Sunday, August 23, 2009
Into the wilderness...and out
A trip I've been dreaming of and sort of planning for years: into the most remote and, allegedly, spectacular coastal section of Shetland, camp overnight in the middle of what is a 20 miles walk over very rough and indeed dangerous ground, and nail once and for all the 'best-beach-in-Scotland' controversy.
I'll be writing this up for that excellent publication The Angry Corrie, so no conclusions and very little description. Other than to say that The Lang Ayre, Lang Clodie Wick and the sandbar/tombolo at Uyea Isle are world-class beaches, each one in its own particular way.
TAC doesn't use pictures, so here are a few snaps from the 'phone. The Quechua 2-Second pop-up tent worked remarkably well, the five mile track from Uyea to North Roe is something of a superhighway, but blisters were an issue.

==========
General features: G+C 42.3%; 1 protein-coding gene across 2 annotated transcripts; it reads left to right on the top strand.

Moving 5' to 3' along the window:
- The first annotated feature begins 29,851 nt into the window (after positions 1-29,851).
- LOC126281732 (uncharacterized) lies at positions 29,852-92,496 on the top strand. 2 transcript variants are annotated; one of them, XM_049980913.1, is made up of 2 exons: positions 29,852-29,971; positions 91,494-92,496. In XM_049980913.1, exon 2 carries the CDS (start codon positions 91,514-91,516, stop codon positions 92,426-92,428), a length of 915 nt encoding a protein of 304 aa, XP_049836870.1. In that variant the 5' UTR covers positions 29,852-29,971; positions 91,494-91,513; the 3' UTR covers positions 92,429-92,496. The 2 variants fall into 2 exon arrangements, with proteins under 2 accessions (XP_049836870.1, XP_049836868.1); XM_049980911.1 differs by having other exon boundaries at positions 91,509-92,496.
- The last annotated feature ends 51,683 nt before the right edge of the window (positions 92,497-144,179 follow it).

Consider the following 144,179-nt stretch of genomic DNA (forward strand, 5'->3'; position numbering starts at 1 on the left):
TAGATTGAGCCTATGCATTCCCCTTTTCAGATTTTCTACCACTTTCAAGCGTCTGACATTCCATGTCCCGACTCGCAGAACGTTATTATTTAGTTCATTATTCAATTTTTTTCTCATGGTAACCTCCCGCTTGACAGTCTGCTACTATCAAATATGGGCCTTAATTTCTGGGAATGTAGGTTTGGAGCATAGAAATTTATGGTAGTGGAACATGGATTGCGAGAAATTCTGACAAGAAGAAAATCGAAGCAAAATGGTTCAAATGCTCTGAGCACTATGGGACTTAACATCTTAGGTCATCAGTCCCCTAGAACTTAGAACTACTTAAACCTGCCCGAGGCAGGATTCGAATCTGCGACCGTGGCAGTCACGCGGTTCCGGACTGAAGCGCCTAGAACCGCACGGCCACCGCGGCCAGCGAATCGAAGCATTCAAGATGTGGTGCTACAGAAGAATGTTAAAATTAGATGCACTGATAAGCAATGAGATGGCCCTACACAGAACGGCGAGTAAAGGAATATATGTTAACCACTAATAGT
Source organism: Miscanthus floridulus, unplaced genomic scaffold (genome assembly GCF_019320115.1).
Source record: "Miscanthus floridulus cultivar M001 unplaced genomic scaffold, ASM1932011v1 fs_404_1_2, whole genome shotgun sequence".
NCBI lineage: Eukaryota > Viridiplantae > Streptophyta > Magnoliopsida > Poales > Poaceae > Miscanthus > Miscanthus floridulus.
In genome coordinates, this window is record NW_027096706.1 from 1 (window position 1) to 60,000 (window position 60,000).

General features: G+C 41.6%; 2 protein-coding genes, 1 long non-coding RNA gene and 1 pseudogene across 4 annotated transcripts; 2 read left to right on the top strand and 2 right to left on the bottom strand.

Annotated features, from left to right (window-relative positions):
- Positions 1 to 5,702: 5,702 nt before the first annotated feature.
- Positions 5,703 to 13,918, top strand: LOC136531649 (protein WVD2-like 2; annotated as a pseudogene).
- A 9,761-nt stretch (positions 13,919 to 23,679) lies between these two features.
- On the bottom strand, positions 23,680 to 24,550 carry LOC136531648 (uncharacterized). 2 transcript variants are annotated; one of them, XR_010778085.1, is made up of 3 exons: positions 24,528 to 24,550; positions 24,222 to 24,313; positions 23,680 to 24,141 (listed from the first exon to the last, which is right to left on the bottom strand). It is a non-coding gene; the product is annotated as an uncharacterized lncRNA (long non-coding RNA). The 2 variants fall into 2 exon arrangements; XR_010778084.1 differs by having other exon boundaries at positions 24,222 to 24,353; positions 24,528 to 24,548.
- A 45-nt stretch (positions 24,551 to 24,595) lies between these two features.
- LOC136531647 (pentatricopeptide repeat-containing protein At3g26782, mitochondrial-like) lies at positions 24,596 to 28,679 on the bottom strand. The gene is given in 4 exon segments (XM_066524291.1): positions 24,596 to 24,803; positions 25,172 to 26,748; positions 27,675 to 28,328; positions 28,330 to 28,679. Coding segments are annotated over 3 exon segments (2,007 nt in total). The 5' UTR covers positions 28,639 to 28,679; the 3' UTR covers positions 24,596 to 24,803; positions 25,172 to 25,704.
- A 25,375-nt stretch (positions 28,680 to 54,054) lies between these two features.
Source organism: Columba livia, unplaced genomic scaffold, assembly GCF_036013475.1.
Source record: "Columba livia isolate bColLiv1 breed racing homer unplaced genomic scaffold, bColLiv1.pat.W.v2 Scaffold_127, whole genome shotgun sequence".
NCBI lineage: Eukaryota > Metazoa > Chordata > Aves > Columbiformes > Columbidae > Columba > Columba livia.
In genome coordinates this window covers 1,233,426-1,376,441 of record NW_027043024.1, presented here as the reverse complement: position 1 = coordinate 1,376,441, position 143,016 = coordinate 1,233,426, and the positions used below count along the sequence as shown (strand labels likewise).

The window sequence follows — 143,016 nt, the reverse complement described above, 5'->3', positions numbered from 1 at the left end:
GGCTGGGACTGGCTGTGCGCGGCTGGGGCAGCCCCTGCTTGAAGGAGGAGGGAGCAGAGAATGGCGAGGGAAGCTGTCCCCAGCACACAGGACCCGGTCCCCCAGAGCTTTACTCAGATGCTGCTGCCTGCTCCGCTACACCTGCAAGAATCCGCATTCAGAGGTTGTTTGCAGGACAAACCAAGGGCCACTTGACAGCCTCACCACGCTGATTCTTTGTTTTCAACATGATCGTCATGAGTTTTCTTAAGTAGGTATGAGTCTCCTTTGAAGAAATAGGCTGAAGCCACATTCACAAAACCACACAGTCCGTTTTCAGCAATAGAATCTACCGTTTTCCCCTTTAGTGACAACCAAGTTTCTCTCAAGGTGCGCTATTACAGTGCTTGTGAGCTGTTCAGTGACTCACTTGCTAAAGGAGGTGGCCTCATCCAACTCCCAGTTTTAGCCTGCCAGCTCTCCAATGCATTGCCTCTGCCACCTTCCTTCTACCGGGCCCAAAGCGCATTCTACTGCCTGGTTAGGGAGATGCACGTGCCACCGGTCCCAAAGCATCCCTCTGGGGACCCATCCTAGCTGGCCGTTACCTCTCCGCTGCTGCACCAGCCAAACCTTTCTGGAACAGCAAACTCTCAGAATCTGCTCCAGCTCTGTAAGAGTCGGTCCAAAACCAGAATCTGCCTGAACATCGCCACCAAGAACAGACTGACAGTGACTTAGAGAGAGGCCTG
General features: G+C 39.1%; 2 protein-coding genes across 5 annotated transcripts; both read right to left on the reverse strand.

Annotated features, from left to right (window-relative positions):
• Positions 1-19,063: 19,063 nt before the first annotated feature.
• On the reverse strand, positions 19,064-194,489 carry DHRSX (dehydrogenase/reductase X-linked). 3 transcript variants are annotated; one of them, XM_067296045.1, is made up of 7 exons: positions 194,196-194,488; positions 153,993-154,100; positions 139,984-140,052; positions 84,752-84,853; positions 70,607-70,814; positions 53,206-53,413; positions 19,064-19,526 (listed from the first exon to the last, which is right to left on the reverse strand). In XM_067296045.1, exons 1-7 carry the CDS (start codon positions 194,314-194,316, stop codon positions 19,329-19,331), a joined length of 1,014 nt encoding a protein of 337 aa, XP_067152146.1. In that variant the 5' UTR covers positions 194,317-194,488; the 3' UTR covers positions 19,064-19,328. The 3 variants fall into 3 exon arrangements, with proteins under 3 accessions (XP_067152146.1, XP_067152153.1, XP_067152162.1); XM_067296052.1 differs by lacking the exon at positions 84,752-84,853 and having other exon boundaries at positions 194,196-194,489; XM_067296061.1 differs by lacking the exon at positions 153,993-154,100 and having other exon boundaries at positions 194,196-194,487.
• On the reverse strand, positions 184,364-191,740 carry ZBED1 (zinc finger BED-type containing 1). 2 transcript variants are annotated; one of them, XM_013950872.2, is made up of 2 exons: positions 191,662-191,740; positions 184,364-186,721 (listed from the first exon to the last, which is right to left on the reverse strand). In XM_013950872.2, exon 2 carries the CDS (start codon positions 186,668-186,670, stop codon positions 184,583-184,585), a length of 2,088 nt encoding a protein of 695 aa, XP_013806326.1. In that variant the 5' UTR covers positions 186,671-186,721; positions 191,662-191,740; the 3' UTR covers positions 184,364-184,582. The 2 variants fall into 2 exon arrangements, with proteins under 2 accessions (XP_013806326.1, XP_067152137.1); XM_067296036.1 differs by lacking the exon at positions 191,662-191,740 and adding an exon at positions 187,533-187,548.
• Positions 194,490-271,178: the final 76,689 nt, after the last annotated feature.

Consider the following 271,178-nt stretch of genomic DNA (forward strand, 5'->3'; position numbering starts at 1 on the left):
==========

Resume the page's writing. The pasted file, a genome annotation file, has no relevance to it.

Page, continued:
The route starts at the old MOD station on top of Collafirth Hill, then over Ronas Hill, at 1500 feet Shetland's highest point, to the entrance of Ronas Voe and the beginning of the massive granite beach called The Lang Ayre. Then Lang Clodie Wick (astonishing) the Red Ayre, where I camped, and then to Uyea, the lost valley, incredibly fertile, that once supported 92 people but was cleared and now is home only to...well, sheep, geese, bonxies, seals, otters, shags and ravens.
Then there's the seemingly-endless trek out, ending for me, amid atrocious weather, in that perennial standby of drookit hikers, the red phone box. Quick call home (no coins, but the credit card thing worked fine) Collection arranged, and some shortbread in the not-too-smelly interior of what is rapidly becoming a rare sight in rural Scotland.
Did I mention that mobile phones don't work in North Roe?
One thing I will say: I think Shetland's wild places more than equal the much more feted, visited (and accessible) ones on the Scottish mainland. After Ronas Hill, I saw not a soul.